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Joe Alterman: The Upside of Down

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Yesterday I spent the day writing and riding out Hurricane Henri while listening to Joe Alterman's new album, The Upside of Down (Ropeadope). Joe not only is a gifted jazz pianist but also is a rarity in jazz—someone who sifts through the history of the jazz piano like an archeologist. He also is immensely likeable. His upbeat disposition serves him well, since he has befriended many of his jazz heroes and learned quite a bit from them. It shows in the music on his new recording. He has reached a new maturity as an artist and the results are quite exciting, as you'll hear at the bottom of this post.

I've known Joe for years, all the way back to 2013, when the late and esteemed jazz writer and critic Nat Hentoff and I used to talk about him over the phone. Nat heard what I heard and it was astonishing. A young pianist was continuing the tradition of the piano's wisemen. That year, when Nat wrote about Joe in The Wall Street Journal (here), he quoted me on what makes Joe special. 

For his new live album, Joe was joined by Nathaniel Schroeder on bass and Marlon Patton on drums. The liner notes were written by Les McCann, Ramsey Lewis and Ahmad Jamal. Not a bad trio to have in your corner.

Here's McCann on Joe:
I first met Joe at the Blue Note nine years ago, but it feels like I’ve known him forever. From the moment we met I knew that I had met someone very special. And then to hear him play…WOW! It was mind-blowing. I said, “Damn! What a great pianist. Damn!” It reminded me quite a bit of my beginning in the business. The joy that I feel in who he is reminds me of myself and how I grew: always having fun, always learning and always evolving.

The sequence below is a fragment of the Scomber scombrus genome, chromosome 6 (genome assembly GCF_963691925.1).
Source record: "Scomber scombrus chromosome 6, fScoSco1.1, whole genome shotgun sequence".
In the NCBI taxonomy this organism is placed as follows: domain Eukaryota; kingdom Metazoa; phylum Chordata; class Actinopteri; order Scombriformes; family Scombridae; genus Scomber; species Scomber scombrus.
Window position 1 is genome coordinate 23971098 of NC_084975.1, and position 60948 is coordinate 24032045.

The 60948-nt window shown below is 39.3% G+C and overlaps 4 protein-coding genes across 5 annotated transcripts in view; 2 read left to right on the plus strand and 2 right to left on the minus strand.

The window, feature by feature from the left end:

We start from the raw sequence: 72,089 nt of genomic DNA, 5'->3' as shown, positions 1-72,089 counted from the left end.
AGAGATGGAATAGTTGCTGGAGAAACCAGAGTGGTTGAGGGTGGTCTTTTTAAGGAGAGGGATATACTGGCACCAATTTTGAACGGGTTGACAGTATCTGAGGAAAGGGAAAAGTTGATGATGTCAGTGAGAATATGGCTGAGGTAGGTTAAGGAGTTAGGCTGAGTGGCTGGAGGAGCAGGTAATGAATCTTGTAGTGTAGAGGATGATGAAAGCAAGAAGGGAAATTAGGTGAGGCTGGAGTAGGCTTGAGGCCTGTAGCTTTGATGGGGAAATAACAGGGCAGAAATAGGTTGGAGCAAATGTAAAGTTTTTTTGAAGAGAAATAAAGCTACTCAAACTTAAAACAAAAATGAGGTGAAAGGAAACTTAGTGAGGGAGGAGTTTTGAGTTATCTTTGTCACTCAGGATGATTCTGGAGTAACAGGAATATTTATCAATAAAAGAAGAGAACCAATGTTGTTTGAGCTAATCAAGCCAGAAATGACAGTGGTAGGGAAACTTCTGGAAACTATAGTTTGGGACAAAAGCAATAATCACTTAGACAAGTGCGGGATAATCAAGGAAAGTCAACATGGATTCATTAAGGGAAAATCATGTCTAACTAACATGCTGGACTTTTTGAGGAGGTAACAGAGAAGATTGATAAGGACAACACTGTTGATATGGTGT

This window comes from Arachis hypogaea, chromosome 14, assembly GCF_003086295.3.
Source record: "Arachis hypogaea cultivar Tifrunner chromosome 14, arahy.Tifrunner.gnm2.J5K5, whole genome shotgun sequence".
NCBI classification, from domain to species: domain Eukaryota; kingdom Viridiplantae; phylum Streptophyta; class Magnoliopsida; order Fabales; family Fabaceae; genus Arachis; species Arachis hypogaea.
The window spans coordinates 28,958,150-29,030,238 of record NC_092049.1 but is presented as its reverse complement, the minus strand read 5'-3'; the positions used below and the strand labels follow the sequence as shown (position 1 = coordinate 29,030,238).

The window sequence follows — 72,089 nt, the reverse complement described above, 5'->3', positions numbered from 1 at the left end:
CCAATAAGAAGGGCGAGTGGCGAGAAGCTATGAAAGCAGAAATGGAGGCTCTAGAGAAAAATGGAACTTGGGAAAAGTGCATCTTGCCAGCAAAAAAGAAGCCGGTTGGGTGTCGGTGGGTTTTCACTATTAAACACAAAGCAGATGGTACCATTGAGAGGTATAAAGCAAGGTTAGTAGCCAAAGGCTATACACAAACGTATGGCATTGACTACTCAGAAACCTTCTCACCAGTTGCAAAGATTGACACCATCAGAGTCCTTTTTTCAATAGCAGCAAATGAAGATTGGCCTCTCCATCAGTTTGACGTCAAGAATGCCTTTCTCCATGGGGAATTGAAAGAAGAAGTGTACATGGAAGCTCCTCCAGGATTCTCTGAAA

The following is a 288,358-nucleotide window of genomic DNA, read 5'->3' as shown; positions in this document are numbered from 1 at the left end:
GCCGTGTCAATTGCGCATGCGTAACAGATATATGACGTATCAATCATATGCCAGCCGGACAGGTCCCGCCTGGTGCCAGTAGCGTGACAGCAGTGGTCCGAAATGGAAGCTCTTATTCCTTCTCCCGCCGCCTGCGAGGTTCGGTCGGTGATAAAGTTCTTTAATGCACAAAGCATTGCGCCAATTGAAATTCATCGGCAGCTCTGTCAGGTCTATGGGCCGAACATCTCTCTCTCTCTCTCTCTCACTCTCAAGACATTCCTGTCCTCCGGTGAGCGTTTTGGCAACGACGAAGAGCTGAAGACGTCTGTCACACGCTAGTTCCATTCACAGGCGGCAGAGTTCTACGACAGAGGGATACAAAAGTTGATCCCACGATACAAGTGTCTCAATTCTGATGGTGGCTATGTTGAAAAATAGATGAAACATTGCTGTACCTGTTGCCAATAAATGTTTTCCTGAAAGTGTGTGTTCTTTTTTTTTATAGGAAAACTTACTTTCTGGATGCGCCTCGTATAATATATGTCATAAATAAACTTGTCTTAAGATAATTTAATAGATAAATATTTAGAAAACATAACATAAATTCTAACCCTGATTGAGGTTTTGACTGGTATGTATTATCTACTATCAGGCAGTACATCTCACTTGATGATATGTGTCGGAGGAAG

Here's Ramsey on Joe:
Joe Alterman is a breath of fresh air on the music scene. I love hearing him play! It’s happy music with tasty meat on the bones! He covers all the bases creatively, rhythmically and harmonically, and his playing is destined to reach a wide, wide audience. I've known Joe for the best of ten years and I deeply appreciate our friendship.


And here's Ahmad on Joe:
I have had the pleasure of listening to Joe Alterman’s latest, recorded at Birdland, February 2020. One of Mr. Alterman's gifts is listening to and drawing from the past Masters of this Art Form that has contributed immensely to the present world of music.


Yesterday, I must have listened to Joe's album five consecutive times. Each listen was a joy. Joe plays with a commanding ease but the style is flavored by the elegance of Oscar Peterson, Ahmad Jamal, Red Garland, Ramsey Lewis, Les McCann, Erroll Garner and others. Joe hasn't lifted their licks or approaches. He simply has soaked his ears in their sound, and their swing and respect for space has rubbed off on his own style.

What the three artists above recognize is that Joe can play and that he respects his jazz elders and learns from them. It has always astonished me that so many young jazz pianists today live in a time when the three pianists here are still available for artistic advice and technique lessons. Yet Joe is one of the few who bothered to befriend them and talk to them in-depth about their art and craft.

As you listen to Joe's new album, you will hear the feel of these legendary artists coming through Joe's fingers. Joe always had the talent. What makes him exceptional is that he had the good manners to respect older jazz artists and the courage to ask them questions about their playing. Sounds simple but Joe is one of the few who made the effort. And it shows.

JazzWax clips: Here's Steve Allen's Pretty Eyes, Pretty Smile...



Here's Jule Styne and Bob Merrill's Funny Girl...



And here's Joe's own The Last Time I Saw You...

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